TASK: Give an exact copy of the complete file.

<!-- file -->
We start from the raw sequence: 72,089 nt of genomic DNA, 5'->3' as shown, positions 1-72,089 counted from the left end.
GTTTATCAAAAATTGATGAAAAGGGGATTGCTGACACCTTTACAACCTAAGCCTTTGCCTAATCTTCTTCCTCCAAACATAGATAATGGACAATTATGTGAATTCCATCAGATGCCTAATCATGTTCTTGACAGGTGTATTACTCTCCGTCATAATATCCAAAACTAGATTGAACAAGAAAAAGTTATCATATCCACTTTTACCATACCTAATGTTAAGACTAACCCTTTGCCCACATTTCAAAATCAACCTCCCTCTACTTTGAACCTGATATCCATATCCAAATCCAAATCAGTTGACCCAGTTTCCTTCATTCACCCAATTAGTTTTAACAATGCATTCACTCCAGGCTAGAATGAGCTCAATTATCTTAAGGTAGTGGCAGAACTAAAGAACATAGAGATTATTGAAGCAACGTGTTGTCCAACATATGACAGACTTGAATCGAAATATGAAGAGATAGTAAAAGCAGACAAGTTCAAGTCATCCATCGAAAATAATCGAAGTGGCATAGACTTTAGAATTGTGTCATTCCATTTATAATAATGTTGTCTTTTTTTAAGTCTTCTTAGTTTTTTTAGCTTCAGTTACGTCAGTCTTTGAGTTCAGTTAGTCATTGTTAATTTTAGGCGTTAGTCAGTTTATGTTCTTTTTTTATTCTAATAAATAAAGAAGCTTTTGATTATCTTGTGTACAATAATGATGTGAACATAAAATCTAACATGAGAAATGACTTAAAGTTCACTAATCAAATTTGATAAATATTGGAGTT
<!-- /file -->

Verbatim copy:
We start from the raw sequence: 72,089 nt of genomic DNA, 5'->3' as shown, positions 1-72,089 counted from the left end.
GTTTATCAAAAATTGATGAAAAGGGGATTGCTGACACCTTTACAACCTAAGCCTTTGCCTAATCTTCTTCCTCCAAACATAGATAATGGACAATTATGTGAATTCCATCAGATGCCTAATCATGTTCTTGACAGGTGTATTACTCTCCGTCATAATATCCAAAACTAGATTGAACAAGAAAAAGTTATCATATCCACTTTTACCATACCTAATGTTAAGACTAACCCTTTGCCCACATTTCAAAATCAACCTCCCTCTACTTTGAACCTGATATCCATATCCAAATCCAAATCAGTTGACCCAGTTTCCTTCATTCACCCAATTAGTTTTAACAATGCATTCACTCCAGGCTAGAATGAGCTCAATTATCTTAAGGTAGTGGCAGAACTAAAGAACATAGAGATTATTGAAGCAACGTGTTGTCCAACATATGACAGACTTGAATCGAAATATGAAGAGATAGTAAAAGCAGACAAGTTCAAGTCATCCATCGAAAATAATCGAAGTGGCATAGACTTTAGAATTGTGTCATTCCATTTATAATAATGTTGTCTTTTTTTAAGTCTTCTTAGTTTTTTTAGCTTCAGTTACGTCAGTCTTTGAGTTCAGTTAGTCATTGTTAATTTTAGGCGTTAGTCAGTTTATGTTCTTTTTTTATTCTAATAAATAAAGAAGCTTTTGATTATCTTGTGTACAATAATGATGTGAACATAAAATCTAACATGAGAAATGACTTAAAGTTCACTAATCAAATTTGATAAATATTGGAGTT